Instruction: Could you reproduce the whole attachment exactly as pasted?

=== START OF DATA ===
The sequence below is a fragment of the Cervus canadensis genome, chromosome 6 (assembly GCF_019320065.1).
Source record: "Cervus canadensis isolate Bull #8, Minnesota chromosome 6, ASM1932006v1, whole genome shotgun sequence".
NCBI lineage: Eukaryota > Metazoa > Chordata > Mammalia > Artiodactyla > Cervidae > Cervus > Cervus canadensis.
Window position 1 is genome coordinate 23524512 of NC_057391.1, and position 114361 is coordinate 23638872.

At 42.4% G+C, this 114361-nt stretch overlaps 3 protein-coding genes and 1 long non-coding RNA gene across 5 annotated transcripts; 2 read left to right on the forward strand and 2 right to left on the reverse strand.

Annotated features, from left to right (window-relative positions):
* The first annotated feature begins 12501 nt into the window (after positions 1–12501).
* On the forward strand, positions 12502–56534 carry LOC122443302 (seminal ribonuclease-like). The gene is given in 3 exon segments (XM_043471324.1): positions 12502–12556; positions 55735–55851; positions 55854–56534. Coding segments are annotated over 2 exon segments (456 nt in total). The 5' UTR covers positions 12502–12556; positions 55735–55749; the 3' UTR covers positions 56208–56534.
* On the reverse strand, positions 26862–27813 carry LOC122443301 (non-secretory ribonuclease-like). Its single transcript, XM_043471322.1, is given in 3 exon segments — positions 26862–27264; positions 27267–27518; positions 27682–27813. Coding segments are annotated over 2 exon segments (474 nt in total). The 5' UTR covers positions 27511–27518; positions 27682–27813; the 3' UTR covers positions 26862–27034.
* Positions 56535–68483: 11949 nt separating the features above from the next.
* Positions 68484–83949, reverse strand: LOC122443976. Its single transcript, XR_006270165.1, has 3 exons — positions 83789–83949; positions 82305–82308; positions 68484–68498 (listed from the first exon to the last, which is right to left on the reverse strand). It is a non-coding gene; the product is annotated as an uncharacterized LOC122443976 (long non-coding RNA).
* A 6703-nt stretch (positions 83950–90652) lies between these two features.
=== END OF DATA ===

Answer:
The sequence below is a fragment of the Cervus canadensis genome, chromosome 6 (assembly GCF_019320065.1).
Source record: "Cervus canadensis isolate Bull #8, Minnesota chromosome 6, ASM1932006v1, whole genome shotgun sequence".
NCBI lineage: Eukaryota > Metazoa > Chordata > Mammalia > Artiodactyla > Cervidae > Cervus > Cervus canadensis.
Window position 1 is genome coordinate 23524512 of NC_057391.1, and position 114361 is coordinate 23638872.

At 42.4% G+C, this 114361-nt stretch overlaps 3 protein-coding genes and 1 long non-coding RNA gene across 5 annotated transcripts; 2 read left to right on the forward strand and 2 right to left on the reverse strand.

Annotated features, from left to right (window-relative positions):
* The first annotated feature begins 12501 nt into the window (after positions 1–12501).
* On the forward strand, positions 12502–56534 carry LOC122443302 (seminal ribonuclease-like). The gene is given in 3 exon segments (XM_043471324.1): positions 12502–12556; positions 55735–55851; positions 55854–56534. Coding segments are annotated over 2 exon segments (456 nt in total). The 5' UTR covers positions 12502–12556; positions 55735–55749; the 3' UTR covers positions 56208–56534.
* On the reverse strand, positions 26862–27813 carry LOC122443301 (non-secretory ribonuclease-like). Its single transcript, XM_043471322.1, is given in 3 exon segments — positions 26862–27264; positions 27267–27518; positions 27682–27813. Coding segments are annotated over 2 exon segments (474 nt in total). The 5' UTR covers positions 27511–27518; positions 27682–27813; the 3' UTR covers positions 26862–27034.
* Positions 56535–68483: 11949 nt separating the features above from the next.
* Positions 68484–83949, reverse strand: LOC122443976. Its single transcript, XR_006270165.1, has 3 exons — positions 83789–83949; positions 82305–82308; positions 68484–68498 (listed from the first exon to the last, which is right to left on the reverse strand). It is a non-coding gene; the product is annotated as an uncharacterized LOC122443976 (long non-coding RNA).
* A 6703-nt stretch (positions 83950–90652) lies between these two features.